The F-35 Joint Strike Fighter might not be produced in sufficient numbers to maintain the U.S. Air Force’s current operational capabilities due to budgetary constraints, according to Aerospace Daily & Defense Report. As a result the service is considering filling the capabilities gap with 72 Boeing F-15s, Lockheed-Martin F-16’s, or even Boeing F/A-18E/F Super Hornets.
“F-15s and F-16s are now expected to serve until 2045, when an all-new aircraft will be ready, and plans to modernize F-16s with active electronically scanned array radars and other improvements are being revived,” the article states.
U.S. Air Force officials and industry officials revealed as much at the Defense IQ International Fighter Conference, which took place November 17-19 in London. The U.S. Air Force “is struggling to afford 48 F-35s a year” for the first years of full-rate production a senior Air Force officer told Aerospace Daily & Defense Report.
Full rate-production is slated to begin in 2019 and the U.S. Air Force wants to buy 60 planes in 2020, and 80 F-35 per year after that. This year, the Air Force is to receive 28 F-35s, whereas in 2016 the number is slated to increase to 44. By 2038, the service wants to have 1763 F-35 aircraft in service. However, this procurement schedule might not be financially feasible for the Air Force.
“Consequently, F-15s and F-16s will serve longer and will outnumber F-35s and F-22s through the late 2020s,” Aerospace Daily &Defense Report notes. The article furthermore explains:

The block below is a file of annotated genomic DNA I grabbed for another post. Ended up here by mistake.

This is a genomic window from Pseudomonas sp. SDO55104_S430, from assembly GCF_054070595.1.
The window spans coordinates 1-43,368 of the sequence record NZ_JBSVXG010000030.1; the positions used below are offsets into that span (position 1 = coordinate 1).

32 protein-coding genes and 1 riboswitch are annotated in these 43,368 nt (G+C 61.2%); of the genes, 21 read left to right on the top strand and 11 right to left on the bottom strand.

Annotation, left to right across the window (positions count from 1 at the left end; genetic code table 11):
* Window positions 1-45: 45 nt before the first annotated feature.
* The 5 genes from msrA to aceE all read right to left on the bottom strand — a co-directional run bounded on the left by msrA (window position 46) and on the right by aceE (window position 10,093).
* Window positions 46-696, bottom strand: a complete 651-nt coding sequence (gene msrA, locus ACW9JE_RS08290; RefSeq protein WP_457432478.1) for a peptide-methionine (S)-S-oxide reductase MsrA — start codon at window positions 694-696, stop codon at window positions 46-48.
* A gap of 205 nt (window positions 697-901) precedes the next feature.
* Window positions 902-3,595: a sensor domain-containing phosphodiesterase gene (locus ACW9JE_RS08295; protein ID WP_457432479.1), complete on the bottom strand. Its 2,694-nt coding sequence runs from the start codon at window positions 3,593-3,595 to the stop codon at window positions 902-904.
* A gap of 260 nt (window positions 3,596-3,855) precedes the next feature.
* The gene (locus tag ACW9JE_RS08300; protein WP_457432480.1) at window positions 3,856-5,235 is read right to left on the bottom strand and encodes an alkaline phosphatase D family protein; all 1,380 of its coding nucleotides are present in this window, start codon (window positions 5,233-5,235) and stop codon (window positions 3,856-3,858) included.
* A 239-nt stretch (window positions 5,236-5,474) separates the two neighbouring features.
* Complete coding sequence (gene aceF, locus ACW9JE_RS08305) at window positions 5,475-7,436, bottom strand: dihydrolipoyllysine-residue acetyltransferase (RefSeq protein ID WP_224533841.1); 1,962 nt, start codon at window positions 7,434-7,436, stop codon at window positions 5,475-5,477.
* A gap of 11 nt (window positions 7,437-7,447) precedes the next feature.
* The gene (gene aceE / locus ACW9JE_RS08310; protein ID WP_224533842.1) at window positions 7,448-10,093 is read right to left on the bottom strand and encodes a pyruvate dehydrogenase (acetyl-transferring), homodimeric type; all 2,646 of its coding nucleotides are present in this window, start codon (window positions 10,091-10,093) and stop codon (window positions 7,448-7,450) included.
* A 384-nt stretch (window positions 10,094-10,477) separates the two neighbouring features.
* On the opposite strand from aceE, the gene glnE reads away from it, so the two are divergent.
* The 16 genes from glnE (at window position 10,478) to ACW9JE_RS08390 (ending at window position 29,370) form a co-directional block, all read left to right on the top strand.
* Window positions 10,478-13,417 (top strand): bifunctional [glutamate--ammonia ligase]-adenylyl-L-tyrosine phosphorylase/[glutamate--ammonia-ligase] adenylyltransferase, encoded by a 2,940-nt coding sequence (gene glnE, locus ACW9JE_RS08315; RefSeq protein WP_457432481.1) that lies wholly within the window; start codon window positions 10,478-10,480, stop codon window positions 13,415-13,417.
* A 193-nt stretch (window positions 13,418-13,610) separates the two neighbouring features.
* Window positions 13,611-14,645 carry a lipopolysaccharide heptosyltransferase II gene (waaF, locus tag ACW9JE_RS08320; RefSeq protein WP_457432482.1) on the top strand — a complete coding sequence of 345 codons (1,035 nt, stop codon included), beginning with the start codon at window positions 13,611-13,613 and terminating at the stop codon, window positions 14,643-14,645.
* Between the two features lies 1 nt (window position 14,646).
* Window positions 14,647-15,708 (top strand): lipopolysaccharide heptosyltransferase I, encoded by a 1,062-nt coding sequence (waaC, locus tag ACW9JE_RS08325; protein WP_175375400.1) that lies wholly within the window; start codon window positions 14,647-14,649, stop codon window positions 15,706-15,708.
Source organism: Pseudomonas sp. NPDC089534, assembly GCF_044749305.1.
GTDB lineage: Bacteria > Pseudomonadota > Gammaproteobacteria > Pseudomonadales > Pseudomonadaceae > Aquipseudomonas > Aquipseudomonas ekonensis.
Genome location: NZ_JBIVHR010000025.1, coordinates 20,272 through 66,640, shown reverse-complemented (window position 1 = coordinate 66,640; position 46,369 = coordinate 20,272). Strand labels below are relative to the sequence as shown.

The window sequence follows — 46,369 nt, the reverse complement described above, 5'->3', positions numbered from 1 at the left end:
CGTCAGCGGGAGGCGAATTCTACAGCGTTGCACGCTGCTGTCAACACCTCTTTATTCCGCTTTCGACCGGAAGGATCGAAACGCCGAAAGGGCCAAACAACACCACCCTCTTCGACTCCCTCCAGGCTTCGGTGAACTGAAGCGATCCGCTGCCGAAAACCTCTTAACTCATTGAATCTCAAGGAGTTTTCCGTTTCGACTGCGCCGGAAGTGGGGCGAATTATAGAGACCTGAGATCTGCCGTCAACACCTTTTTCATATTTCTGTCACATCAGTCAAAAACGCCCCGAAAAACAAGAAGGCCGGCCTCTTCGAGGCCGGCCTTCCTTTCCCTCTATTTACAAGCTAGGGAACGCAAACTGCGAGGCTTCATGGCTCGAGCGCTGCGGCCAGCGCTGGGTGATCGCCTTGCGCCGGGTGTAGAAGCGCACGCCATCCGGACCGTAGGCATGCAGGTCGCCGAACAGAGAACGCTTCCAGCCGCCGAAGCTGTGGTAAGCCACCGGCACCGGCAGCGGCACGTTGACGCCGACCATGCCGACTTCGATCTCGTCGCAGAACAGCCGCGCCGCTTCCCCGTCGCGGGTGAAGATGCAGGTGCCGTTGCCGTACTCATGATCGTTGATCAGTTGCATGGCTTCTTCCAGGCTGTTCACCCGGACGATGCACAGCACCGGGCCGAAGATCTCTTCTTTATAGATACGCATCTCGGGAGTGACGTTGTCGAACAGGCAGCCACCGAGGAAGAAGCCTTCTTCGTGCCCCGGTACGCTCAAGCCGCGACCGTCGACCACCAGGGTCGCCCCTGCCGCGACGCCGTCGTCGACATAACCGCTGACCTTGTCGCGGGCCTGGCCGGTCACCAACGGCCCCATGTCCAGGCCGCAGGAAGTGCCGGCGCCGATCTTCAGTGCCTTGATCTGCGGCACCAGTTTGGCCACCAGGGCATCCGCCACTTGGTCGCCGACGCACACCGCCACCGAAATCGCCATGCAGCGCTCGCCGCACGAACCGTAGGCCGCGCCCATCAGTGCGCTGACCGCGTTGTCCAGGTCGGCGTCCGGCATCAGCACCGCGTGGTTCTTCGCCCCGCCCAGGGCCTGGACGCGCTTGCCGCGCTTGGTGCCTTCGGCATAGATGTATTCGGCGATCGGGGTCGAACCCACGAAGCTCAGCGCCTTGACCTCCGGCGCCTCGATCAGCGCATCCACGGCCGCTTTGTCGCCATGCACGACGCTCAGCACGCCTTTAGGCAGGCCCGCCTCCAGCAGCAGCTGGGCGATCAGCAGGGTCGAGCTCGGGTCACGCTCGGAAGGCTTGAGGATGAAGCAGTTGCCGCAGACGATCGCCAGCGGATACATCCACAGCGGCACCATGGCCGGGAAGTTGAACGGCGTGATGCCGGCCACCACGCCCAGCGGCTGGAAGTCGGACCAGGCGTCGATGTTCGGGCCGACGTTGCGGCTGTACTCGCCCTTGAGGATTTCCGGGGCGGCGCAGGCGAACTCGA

The service is looking at a three-tier force, with 300 F-16s and some F-15s being modernized “to augment the F-35 and F-22 in a high-end fight” and others assigned to low-end operations, while the contemplated 72-aircraft buy (an Air Force wing) would sustain force numbers and provide additional modern aircraft.
Interestingly, a senior U.S. Air Force official revealed that “the last time we looked, this was more expensive than buying F-35s in bulk.” However, he confirmed that the option of purchasing 72 aircraft is nevertheless still on the table.
The U.S. Air Force has already asked for cost estimates on procuring new F-15s and life-extension/upgrade options. “Also under consideration is a plan to augment U.S. Air Force electronic attack capabilities by fitting some F-15Es with a version of the Raytheon Next Generation Jammer pod,” the article states.
Overall, the Pentagon is planning to procure 2,457 aircraft by 2038. Total acquisition costs are estimated at over $400 billion making it the U.S. military’s most expensive acquisition program. Operation and support costs throughout the aircraft’s lifetime are estimated at over a $1 trillion.
The supersonic fifth-generation F-35 Joint Strike Fighter exists in three variants: The F-35A conventional takeoff and landing variant for the U.S. Air Force; the F-35B short takeoff and vertical landing variant for the U.S. Marine Corps, and the F-35C carrier-suitable variant for the U.S. Navy.